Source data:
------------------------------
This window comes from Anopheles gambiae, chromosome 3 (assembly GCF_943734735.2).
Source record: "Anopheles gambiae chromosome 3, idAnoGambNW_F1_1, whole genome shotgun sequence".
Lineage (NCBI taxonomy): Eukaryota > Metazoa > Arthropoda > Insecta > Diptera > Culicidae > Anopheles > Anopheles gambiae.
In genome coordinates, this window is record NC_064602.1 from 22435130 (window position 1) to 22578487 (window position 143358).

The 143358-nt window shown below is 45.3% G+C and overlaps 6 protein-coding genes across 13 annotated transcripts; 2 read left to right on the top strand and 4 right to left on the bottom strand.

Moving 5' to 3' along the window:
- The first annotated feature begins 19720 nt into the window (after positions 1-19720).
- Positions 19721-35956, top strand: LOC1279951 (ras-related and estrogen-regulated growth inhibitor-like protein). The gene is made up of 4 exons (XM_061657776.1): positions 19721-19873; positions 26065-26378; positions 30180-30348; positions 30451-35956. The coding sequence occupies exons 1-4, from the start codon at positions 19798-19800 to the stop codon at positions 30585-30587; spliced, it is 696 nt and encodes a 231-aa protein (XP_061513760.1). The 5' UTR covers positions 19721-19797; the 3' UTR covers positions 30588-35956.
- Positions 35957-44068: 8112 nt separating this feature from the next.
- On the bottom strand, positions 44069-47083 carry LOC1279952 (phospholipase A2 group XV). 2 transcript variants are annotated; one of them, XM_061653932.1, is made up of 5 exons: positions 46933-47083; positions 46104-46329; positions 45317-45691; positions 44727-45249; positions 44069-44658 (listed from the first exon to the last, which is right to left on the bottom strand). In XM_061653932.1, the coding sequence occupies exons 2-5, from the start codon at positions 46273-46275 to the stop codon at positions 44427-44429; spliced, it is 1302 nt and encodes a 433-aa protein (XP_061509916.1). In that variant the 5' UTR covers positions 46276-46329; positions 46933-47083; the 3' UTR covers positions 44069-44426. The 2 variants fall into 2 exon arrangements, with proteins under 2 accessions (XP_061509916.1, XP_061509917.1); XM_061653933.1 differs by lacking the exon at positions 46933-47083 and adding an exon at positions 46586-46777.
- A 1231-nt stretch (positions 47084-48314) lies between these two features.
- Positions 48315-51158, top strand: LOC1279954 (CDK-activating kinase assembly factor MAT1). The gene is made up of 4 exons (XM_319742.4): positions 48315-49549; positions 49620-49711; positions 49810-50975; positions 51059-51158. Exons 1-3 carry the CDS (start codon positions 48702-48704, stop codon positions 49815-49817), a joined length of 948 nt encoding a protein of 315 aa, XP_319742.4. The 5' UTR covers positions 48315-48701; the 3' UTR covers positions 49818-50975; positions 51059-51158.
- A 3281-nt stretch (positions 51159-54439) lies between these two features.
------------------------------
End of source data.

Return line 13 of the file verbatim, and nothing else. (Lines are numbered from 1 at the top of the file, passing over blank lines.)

- A 3281-nt stretch (positions 51159-54439) lies between these two features.